10.38 – I begin to feel uneasy. Something about this doesn’t make sense.

10.39 – If Maxwell was secretly a big time crook, how was Jake able to get the drop on him so easily.

10.40 – Forensics also report the hammer from Jake’s apartment does not have any traces of Maxwell’s blood on it.

10.41 – I let Jake go, but tell him to stay in the country.

11.05 – I sit down with Scutter and go through the evidence.

11.06 – Maxwell was murdered by someone in his bedroom – it suggests it was someone he knew…

11.07 – A lover perhaps? Was Jake right? Was his wife having an affair with Maxwell?

11.08 – The person then locked the doors behind them, so they must have had a key…

11.09 – The sister, Lia Maxwell? But why would she want to murder her brother…?

11.10 – The suspect also knew about the jewellery, or else how would they know to look for it?

11.11 – Gareth Edwards? But why kill his business partner? And how did he get the ring into Jake’s apartment?

11.12 – Did someone else have access to both apartments? Ms Jasmine Kinkade, the landlady, for instance…?

11.15 – I think I know who did it. But there’s only one way to prove it.

15.56 – I print out a picture of my suspect and head round to see Marjory Becker.

15.57 – I ask her about Maxwell. Did he say anything to her?

15.58 – ‘No. He seemed shocked at first, but then he just nodded and chatted with me for a minute or so.’

15.59 – And this happened about three weeks ago?

16.00 – ‘That’s right, dear.’

16.01 – I show her a picture of my suspect.

16.02 – ‘That’s right. That’s him. Isn’t he handsome?’

16.03 – I now know who killed John Maxwell. I just need the proof.

End of Day Five

So, there you have it. That’s all for this investigation.

Do you know who killed John Maxwell? Do you know why they did it?

Remember to submit your solution here for a chance to win some cool crime fiction goodies.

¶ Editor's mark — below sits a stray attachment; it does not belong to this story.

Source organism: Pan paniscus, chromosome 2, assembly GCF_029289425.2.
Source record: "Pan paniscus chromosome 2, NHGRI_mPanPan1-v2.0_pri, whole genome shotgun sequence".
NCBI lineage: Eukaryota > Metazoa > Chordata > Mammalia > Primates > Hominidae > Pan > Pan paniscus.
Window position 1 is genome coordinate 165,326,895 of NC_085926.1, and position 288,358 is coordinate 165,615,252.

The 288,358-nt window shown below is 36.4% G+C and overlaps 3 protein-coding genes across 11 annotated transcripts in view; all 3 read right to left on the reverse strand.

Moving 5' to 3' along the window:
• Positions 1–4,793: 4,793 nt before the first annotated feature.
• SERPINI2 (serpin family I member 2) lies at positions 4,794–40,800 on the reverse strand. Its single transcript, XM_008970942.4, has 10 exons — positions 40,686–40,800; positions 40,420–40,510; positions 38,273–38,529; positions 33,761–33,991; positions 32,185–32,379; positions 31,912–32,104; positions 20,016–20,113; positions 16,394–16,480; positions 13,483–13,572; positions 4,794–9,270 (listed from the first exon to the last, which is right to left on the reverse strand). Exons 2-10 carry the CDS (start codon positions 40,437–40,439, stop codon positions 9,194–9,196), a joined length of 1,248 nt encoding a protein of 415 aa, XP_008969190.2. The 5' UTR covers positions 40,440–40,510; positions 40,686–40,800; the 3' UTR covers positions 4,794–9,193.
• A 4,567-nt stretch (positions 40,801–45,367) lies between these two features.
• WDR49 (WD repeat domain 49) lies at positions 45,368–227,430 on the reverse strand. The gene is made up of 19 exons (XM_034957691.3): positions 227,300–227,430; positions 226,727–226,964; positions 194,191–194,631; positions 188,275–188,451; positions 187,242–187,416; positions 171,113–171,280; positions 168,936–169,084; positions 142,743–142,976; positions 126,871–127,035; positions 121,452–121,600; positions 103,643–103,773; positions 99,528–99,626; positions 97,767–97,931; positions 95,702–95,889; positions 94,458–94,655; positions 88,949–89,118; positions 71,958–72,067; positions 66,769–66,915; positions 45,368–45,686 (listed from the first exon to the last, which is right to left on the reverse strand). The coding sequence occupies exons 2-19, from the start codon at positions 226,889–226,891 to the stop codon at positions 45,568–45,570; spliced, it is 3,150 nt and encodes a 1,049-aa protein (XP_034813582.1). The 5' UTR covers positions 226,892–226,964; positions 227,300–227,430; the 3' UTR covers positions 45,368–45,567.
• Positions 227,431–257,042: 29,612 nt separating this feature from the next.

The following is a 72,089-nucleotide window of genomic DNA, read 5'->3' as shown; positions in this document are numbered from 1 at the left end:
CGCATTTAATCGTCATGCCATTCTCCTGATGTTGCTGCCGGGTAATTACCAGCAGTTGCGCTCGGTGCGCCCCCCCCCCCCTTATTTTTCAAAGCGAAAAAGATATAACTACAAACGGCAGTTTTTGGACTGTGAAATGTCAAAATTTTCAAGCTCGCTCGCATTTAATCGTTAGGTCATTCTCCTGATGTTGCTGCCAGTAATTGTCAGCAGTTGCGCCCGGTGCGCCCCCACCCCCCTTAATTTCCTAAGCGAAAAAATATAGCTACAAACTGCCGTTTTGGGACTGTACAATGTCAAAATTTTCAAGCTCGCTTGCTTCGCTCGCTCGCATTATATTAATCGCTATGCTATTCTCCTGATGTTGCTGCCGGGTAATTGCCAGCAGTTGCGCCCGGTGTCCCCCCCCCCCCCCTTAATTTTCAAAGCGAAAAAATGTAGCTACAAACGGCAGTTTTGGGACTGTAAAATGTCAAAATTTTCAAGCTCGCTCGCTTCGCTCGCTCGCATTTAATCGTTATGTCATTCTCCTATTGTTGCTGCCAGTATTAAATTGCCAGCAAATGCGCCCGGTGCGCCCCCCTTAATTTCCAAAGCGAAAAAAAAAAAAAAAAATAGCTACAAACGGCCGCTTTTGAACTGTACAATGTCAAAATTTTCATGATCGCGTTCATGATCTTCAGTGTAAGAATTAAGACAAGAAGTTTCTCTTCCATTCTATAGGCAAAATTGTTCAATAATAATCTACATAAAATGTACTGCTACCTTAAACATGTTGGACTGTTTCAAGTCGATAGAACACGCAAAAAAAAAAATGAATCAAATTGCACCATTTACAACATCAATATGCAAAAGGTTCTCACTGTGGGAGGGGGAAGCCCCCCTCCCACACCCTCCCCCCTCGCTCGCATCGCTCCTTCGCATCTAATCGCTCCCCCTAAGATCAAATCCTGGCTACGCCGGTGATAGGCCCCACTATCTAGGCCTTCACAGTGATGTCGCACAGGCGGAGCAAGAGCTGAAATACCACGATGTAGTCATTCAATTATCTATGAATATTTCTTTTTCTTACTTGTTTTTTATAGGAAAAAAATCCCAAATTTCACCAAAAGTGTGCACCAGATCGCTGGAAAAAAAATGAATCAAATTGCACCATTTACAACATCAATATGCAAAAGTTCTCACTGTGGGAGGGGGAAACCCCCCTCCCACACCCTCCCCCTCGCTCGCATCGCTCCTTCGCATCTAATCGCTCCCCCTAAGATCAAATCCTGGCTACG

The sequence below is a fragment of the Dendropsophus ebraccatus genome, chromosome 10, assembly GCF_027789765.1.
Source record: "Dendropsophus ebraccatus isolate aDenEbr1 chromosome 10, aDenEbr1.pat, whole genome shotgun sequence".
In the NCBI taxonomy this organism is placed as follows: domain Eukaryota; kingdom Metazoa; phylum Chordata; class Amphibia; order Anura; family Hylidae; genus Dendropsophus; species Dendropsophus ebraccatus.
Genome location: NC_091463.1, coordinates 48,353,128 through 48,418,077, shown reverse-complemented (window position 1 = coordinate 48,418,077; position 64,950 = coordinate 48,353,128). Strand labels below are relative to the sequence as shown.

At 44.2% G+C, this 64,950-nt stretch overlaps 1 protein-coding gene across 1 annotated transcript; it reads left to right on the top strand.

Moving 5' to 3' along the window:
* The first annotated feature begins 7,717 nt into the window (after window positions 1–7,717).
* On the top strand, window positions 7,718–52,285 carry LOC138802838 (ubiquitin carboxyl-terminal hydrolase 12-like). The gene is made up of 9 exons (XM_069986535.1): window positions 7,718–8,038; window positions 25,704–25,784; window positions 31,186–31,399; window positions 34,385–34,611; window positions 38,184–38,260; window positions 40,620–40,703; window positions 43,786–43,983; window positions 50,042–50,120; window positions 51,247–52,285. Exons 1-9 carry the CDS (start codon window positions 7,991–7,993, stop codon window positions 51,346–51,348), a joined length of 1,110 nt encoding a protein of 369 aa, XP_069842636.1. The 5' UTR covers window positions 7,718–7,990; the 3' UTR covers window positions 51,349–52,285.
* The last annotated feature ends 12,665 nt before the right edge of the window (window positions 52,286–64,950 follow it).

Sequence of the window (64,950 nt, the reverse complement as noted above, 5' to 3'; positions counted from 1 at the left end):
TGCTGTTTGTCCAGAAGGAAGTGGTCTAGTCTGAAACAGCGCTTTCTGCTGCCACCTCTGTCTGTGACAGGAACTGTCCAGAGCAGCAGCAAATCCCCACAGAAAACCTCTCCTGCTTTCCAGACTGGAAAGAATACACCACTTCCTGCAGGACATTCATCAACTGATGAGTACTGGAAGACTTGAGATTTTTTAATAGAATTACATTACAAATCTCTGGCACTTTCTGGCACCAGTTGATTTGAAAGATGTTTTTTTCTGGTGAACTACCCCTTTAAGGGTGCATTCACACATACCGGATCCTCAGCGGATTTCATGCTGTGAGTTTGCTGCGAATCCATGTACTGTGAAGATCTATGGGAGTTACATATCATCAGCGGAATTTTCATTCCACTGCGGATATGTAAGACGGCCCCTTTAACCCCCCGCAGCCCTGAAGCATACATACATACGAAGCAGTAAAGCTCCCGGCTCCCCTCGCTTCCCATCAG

The competition will be open for entries to be submitted until Midnight (GMT) on Friday 14th April . After that, the correct answers will be entered into the prize draw and the winner will be announced shortly after through Giles’ Twitter account.

Remember, entry is absolutely free so you have nothing to lose.

Good luck, good hunting. See you on the other side.

It’s Release Day!

It’s been a long time in the planning, but the day is finally here. The Bluebell Informant has finally been officially released to download!! Check it out at Nook and Kobo to get it for free! (If you’re a Kindle reader, here’s the Amazon link – but read on if you want to get it for free!)

That’s right – after nearly two years of work, I’ve finally got the first chapter of the DS Evelyn Giles series out into the world, and so far the response has been awesome.

How do you catch a killer who is already dead?

One year ago, the Bluebell Killer killed his last victim. He was shot and killed, leaving behind a legacy of twenty corpses and a name that people will fear for years to come…

A year later, a man is shot in the back of the head and left in a field of bluebells.
Is it a mugging gone wrong? A copycat killer? Or is the Bluebell Killer still out there, waiting to pounce on his next victim?

For DS Evelyn Giles the solution is simple – it’s just another dirty politician caught committing an unforgiveable crime. But with the evidence stacking up against him, Giles’ suspect has one more surprise in store for her…
And his words will throw everything she knows into question…

‘It’s not over yet.’

The past is coming back to haunt DS Giles. She’s already sacrificed much for the lie. The only question is how much more will she suffer for the truth?

Add on top of that – the first Giles Case is coming to its conclusion today. If you haven’t been following the case so far, check it out now. There is a chance to win some nice little goodies if you can guess the identity of the killer and the motive for murder – perfect for all you crime fiction buffs out there. The competition closes on the 14th April, so make sure you get your entries in by then. It’s free to enter and should be quite fun.

And – as if that wasn’t enough for today – I am delighted to announce that I am currently elbow deep in sorting out a paperback version of The Bluebell Informant, which should be released in the coming months. As some of you may know, I wanted to give the Bluebell Informant away, but a large portion of my readers are keen to have a physical copy even if it will cost them a bit to get it…

What was that rule about giving the people what they want…?

Anyway, more updates on that to follow.

Oh – and on the subject of cost…

Despite their price matching promise, Amazon are still charging for the Kindle version of The Bluebell Informant – for the time being at least. Sure it’s only £0.99 (or $1.23) but that’s still £0.99 more than I wanted to give it away for.